Five members of the U.S. women’s national soccer team have filed a federal charge of wage discrimination in protest of the lower pay they receive (earning 40 percent of what their male counterparts make). Their claim strikes me as completely justified. The disparity in between NBA and WNBA players may be an unavoidable by-product of market conditions, but U.S. Soccer, a public entity, has no reason to pay them less than it pays men for the same work. But what if we apply the same logic to the debate over paying college athletes?
I have had a running debate with Joe Nocera on this question. There is, we agree, enough money sloshing through the NCAA, funding a coaching arms race and administrative bloat, to set aside some of it to reward student athletes. We disagree on which athletes deserve pay. Nocera believes only football and men’s basketball players do. I believe all college athletes, male and female, do.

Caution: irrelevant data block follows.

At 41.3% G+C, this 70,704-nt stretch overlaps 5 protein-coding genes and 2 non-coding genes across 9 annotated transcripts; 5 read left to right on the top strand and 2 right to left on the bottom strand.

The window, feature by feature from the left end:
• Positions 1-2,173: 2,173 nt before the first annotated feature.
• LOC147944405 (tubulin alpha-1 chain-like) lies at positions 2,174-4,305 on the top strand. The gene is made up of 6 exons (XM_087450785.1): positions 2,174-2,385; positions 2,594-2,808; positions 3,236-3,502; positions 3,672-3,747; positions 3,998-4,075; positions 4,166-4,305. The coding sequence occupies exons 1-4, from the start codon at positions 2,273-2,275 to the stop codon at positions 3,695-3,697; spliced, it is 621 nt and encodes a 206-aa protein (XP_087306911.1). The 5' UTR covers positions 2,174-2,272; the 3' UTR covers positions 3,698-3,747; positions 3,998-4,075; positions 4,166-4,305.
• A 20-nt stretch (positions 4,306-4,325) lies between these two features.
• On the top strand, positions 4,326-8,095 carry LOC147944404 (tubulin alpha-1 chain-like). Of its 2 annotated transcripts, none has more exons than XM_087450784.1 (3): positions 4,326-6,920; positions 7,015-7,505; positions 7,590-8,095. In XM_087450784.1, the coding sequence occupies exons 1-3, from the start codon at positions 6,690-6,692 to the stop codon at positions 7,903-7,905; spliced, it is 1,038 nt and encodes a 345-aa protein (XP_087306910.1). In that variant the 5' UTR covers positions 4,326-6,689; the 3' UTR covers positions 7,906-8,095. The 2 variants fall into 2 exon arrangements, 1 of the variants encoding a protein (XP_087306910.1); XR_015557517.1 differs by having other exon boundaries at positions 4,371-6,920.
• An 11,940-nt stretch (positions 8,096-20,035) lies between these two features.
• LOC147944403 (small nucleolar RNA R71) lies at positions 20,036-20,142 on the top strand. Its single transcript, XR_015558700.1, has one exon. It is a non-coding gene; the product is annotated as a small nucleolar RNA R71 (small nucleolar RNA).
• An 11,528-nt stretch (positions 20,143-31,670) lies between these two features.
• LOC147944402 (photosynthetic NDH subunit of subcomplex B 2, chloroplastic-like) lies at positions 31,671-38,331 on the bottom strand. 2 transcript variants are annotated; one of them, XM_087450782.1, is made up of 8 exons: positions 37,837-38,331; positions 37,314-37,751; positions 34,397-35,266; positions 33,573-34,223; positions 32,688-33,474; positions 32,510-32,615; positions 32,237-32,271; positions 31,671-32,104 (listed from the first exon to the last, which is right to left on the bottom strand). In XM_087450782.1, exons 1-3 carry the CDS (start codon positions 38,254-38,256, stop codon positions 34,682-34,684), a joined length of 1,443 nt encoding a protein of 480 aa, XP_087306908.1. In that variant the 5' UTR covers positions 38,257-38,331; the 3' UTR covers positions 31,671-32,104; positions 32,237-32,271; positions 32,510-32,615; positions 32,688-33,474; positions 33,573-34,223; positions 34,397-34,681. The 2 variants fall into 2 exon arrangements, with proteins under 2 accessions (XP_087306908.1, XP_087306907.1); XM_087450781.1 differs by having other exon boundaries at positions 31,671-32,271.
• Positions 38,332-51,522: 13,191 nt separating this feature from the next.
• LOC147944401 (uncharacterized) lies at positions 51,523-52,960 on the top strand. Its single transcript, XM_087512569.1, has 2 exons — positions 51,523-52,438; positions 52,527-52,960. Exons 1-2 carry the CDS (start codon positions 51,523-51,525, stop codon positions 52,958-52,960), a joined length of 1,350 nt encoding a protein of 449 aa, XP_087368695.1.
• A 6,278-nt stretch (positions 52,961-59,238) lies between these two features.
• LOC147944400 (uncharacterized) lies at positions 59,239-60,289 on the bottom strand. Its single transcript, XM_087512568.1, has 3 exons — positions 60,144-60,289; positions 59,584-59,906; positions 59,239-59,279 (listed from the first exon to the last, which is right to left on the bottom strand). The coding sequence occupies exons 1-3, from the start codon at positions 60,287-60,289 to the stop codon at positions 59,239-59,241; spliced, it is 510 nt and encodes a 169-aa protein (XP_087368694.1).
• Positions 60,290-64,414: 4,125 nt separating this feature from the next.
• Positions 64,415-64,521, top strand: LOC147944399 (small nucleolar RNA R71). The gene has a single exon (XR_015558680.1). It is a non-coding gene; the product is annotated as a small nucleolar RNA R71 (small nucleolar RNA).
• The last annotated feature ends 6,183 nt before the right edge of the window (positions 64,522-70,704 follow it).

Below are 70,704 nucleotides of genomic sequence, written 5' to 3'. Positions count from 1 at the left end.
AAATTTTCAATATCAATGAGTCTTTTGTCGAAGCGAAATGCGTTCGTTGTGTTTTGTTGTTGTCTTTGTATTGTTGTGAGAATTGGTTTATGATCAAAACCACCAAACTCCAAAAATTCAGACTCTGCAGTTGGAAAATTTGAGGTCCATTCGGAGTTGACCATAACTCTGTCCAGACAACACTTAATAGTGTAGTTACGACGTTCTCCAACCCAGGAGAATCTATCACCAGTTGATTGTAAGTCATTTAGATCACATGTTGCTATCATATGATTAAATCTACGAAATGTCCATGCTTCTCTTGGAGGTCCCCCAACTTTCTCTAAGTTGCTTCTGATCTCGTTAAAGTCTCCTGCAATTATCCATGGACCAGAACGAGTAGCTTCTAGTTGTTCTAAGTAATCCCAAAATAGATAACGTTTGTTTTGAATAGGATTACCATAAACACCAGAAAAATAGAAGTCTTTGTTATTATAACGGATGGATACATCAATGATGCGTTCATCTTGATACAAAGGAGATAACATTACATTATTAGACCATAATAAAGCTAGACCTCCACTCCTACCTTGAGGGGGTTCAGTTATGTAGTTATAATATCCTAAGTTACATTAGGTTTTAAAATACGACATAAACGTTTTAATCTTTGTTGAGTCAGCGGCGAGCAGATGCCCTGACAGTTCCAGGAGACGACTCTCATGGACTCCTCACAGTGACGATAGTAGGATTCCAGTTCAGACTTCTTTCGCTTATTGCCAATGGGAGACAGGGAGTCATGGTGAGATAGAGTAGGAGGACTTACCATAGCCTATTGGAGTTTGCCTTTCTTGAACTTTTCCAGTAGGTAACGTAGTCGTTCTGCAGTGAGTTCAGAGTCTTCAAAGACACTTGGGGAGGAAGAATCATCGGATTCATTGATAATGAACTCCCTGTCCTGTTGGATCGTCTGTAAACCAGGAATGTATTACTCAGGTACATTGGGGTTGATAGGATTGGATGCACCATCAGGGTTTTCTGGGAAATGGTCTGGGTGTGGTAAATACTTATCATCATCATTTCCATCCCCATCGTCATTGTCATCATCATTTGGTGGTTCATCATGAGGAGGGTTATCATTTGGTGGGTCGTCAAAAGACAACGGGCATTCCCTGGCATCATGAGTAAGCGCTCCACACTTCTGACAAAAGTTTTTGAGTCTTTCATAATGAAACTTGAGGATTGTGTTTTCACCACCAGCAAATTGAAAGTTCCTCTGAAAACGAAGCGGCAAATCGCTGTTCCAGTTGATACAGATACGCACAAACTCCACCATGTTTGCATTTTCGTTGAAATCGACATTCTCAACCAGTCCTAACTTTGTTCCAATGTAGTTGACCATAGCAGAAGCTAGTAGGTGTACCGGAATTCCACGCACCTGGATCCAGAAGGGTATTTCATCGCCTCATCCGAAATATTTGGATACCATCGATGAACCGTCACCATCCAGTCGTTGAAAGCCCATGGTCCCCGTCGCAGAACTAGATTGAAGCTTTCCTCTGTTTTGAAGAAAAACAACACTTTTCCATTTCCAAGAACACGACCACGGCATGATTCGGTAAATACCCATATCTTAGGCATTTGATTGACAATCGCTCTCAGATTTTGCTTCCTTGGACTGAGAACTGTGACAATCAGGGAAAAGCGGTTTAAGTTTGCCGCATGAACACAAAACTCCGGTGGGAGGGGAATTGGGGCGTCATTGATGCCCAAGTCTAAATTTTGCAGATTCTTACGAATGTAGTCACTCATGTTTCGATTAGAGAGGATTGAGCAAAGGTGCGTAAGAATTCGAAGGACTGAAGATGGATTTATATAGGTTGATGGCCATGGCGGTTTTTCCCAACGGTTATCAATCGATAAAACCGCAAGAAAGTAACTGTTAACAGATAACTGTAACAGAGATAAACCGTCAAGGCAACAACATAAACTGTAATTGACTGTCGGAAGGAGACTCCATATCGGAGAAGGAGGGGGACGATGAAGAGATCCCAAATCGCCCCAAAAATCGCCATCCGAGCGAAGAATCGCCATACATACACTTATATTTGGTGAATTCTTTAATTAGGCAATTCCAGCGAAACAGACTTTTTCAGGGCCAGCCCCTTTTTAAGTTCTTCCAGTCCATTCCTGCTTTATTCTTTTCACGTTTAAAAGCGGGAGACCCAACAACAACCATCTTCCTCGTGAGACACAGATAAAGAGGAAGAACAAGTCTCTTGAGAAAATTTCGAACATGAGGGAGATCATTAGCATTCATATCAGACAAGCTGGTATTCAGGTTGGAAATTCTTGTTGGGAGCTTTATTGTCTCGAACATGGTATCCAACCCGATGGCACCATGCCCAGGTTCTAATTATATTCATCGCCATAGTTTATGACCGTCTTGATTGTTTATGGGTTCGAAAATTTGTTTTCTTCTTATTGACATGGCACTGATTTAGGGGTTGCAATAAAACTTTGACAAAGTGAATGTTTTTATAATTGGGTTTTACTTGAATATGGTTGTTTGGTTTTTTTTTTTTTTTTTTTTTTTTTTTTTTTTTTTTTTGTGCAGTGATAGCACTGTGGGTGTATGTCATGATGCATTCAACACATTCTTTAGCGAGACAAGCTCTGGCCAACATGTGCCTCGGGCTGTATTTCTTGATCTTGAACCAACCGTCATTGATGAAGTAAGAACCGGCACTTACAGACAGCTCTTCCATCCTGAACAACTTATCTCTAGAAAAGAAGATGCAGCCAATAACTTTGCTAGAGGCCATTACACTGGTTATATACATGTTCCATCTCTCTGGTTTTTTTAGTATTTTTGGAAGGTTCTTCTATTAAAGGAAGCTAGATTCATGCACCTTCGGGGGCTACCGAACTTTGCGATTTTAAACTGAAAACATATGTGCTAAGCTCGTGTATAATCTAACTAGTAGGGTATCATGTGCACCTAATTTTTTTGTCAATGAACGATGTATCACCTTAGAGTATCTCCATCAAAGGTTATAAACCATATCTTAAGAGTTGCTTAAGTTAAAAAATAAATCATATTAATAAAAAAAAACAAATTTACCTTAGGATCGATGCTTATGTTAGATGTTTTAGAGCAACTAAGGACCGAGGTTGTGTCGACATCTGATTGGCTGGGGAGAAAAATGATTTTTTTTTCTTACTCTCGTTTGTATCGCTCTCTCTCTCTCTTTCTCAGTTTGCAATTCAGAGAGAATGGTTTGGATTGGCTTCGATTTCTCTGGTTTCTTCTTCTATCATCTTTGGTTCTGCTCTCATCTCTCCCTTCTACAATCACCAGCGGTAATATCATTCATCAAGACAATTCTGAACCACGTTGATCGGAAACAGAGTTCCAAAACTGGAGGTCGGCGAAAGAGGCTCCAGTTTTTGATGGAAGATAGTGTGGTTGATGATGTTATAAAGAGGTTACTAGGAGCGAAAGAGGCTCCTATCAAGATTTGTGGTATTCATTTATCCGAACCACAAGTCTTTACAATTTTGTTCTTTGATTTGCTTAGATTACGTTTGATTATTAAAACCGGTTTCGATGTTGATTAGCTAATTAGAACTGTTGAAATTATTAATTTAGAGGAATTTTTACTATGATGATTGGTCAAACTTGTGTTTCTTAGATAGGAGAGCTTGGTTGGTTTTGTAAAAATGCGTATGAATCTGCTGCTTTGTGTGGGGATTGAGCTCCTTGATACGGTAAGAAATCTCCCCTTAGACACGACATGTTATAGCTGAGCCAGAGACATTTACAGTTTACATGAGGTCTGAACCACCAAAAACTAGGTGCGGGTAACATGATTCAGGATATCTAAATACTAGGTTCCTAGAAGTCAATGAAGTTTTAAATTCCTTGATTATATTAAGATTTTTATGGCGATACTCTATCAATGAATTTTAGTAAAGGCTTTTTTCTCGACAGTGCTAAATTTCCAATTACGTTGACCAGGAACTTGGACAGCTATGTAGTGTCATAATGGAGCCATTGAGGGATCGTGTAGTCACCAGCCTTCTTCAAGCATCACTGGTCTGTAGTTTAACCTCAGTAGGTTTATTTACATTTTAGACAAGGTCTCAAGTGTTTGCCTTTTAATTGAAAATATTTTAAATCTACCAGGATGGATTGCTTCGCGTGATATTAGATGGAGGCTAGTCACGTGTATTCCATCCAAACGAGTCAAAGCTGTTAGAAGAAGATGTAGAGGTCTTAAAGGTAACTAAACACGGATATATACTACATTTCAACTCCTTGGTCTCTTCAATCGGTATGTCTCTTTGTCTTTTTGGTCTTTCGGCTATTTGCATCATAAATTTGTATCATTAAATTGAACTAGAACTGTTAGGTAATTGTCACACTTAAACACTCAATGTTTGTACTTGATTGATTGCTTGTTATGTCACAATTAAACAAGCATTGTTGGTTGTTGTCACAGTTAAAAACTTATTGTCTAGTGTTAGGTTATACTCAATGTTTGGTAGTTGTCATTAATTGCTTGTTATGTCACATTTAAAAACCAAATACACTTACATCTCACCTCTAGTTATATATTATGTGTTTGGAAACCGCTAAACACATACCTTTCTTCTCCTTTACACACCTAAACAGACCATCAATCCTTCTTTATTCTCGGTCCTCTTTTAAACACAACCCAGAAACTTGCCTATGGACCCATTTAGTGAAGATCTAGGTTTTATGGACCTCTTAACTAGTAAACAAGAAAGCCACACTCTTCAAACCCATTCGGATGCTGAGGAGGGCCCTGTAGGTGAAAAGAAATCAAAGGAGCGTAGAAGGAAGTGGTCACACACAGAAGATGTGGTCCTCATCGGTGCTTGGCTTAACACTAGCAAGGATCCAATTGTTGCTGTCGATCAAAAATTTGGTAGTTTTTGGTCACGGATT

Nocera’s reasoning is that only football and men’s basketball produce revenue, therefore only those players deserve money, even if other players put in just as much practice time. My response is that there is no particular reason for the NCAA (which, like U.S. Soccer, is a nonprofit entity) to allow market logic to dictate the treatment of its athletes. I believe in the value of the free market in places where the incentive structure it creates is needed to produce wealth and innovation. But Nocera makes no case that market-based pay is needed to improve the quality of college football and men’s basketball. He is making an argument about fairness. If paying female athletes 40 percent of what male athletes make is unfair — and I think it is — why is paying them 0 percent of what male athletes make acceptable?